By Arthur Lightbourn
If he had a magic wand, University of California San Diego professor and researcher Dr. Roland Blantz would have the National Institutes for Health double its budget for research grants and medical schools would broaden their admission requirements to admit candidates from a variety of academic disciplines, including engineering, physics and the arts, to breed new life into medical investigative research in America.
Blantz, 70, is a professor of medicine and head of the division of nephrology-hypertension at UCSD for the past 21 years.
Last November, in Dallas, at a meeting of the American Society of Nephrologists, he was presented the John P. Peters Award, the highest honor granted by the ASN for outstanding research and leadership contributions in the field of kidney disease.
Nephrology (from the Greek words, nephros, “kidney,” and logy, “the study of” ) is a subspecialty of internal medicine dealing with the diagnosis and treatment of kidney diseases, including electrolyte disturbances and hypertension, and the care of patients requiring kidney replacement therapy, such as dialysis and kidney transplants.
Blantz is renowned for his research on the role of the peptide angiotensin in the regulation of blood pressure and kidney hemodynamics, and in the causes of acute kidney injury.
He has also made longstanding contributions to our understanding of the kidneys’ fluid feedback system and its capacity to adapt temporarily to volume status, sodium chloride intake, and other variations in the kidney’s filtering and reabsorption system.
Kidneys perform the life-essential function of filtering and excreting waste products from the blood through urine and regulating the body’s fluid levels through reabsorption of water, glucose and amino acids.
We interviewed Dr. Blantz on a recent rainy afternoon in his office at the Veterans Hospital on La Jolla Village Drive in San Diego.
“It’s been a disappointment to me in this country,” he said, “that we are importing many of our investigators from other countries because education in the United States is not leading people into scientific [investigative] careers in medicine. It’s a declining interest for some reason.
“Someone who has been imprinted to be a doctor since he was 14 often becomes the worst investigator of all because they are not really interested in the truly intellectual aspects of medicine. They’re interested in care-giving per se, which I think is a valuable task, but there are intellectual aspects to medicine too and they should not be forgotten.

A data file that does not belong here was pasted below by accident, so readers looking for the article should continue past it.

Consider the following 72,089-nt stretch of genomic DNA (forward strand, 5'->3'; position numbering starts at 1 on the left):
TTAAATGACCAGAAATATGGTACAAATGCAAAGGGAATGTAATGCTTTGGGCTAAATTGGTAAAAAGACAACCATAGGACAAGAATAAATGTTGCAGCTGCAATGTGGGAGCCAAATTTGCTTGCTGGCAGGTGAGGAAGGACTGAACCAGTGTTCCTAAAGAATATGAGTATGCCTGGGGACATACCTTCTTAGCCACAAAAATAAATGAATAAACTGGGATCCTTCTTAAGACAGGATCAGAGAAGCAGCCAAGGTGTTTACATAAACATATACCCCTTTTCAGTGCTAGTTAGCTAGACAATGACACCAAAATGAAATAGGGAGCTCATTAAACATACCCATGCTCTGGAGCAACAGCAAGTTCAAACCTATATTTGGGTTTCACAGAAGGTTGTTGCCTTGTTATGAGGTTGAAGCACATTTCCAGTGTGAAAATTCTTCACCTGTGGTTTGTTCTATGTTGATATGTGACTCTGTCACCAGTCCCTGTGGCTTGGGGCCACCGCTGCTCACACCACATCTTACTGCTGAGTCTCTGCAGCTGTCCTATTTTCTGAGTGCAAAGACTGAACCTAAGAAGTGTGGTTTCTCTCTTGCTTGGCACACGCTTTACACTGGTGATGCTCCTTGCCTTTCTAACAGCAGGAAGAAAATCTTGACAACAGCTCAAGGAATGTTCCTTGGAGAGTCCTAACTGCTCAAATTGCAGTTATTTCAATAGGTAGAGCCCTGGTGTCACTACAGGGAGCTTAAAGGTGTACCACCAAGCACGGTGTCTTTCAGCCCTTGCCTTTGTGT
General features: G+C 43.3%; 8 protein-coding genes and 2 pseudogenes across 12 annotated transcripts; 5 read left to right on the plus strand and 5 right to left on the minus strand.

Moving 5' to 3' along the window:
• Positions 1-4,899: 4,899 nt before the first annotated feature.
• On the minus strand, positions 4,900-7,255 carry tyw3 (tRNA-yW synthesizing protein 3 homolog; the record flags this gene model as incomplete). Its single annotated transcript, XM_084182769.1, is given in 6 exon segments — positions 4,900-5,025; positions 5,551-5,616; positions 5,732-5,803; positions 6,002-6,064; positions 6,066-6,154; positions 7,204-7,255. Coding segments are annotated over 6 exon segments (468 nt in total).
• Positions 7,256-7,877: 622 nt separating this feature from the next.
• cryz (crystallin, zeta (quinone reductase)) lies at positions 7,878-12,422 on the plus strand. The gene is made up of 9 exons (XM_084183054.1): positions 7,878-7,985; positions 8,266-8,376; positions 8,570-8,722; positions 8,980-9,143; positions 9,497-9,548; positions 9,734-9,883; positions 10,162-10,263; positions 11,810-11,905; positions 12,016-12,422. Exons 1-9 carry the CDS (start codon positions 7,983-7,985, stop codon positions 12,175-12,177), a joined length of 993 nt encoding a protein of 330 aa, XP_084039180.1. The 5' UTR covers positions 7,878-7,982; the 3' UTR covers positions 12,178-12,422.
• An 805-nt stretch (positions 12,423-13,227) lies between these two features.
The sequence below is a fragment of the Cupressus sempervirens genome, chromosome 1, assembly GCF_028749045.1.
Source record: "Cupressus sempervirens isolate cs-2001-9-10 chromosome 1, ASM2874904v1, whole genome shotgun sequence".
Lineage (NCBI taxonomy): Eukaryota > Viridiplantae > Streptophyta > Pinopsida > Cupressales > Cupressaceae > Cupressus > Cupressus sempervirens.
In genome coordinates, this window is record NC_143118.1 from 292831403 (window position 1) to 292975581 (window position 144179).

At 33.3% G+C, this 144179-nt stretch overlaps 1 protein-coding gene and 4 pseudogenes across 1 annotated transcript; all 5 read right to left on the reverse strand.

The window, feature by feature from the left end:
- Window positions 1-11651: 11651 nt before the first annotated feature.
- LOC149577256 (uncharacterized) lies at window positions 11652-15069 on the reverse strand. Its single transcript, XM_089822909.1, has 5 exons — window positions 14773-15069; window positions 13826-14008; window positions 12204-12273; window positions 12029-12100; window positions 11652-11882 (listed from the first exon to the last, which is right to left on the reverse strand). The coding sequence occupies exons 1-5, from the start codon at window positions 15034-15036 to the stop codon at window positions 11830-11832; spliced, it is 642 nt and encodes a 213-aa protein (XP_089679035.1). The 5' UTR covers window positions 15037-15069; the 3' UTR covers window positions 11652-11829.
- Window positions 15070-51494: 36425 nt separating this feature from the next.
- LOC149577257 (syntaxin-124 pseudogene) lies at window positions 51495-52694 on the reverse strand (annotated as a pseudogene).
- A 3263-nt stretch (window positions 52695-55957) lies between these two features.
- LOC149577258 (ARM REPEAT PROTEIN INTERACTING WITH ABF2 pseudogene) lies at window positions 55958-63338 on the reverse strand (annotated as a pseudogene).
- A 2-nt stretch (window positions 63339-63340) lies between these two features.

“I’m sure there are a lot of people who’ll be irritated by my comments…but having a few poets go to medical school is not bad.”
Blantz was born in Portland, Oregon. His father, who held a master’s in French, a degree that didn’t pay much during the Great Depression, found work as a high voltage lineman for Portland General Electric power utility and later became an executive with the company.
Perhaps like his father and, as he often advises his sons, “Changing hats …. is not a bad thing. Don’t just stick to the things you know you’re good at.”
Initially, on scholarship at The Johns Hopkins University, Blantz was majoring in chemical engineering, but, changed hats in his junior year, and converted his history minor to his major, earning his undergraduate degree in history in 1961.
“It was the early phases of the Vietnam War,” he recalled, “and I knew I did not want to go to Vietnam particularly, so I applied to business school, law school and to the only three medical schools that would accept my application without having any biology courses.”
He subsequently chose medicine and entered med school at Johns Hopkins because “It seemed like medicine was a little more diverse in its options than law or business.”
“In my class,” he recalled, “there were a lot of physicists, engineers, history majors, all kinds of diverse disciplines that I think should be allowed to go to medical school if they want to at the last minute. They add something. They add a flavor to medicine that pre-meds alone do not.”
Blantz contends that pre-med education today is really neither heavy-duty science and is “usually short-changed in the humanities.”
“The level of motivation of American graduates seems to be declining if anything…Compared to when I was a medical student, I think 62 percent of my class at Johns Hopkins stayed in academic medicine and did some kind of investigative work. Now it’s rare to see more than 5 or 10 percent remain interested in the scientific aspects of medicine.”
He suspects that part of the reason for the shift may lie in the glamour side of medicine being depicted on television in shows like ER “as if everything was quick and easy.”
“Emergency medicine has a certain appeal because it looks like you go in, you do a heroic series of acts and then you’re over and done with the process.”
He argues that is not usually the way medicine is. “It’s a lot of tedium. It’s a lot of chronic disease. It’s a lot of chronically ill, elderly people, who are only getting worse. And some people find that downright depressing.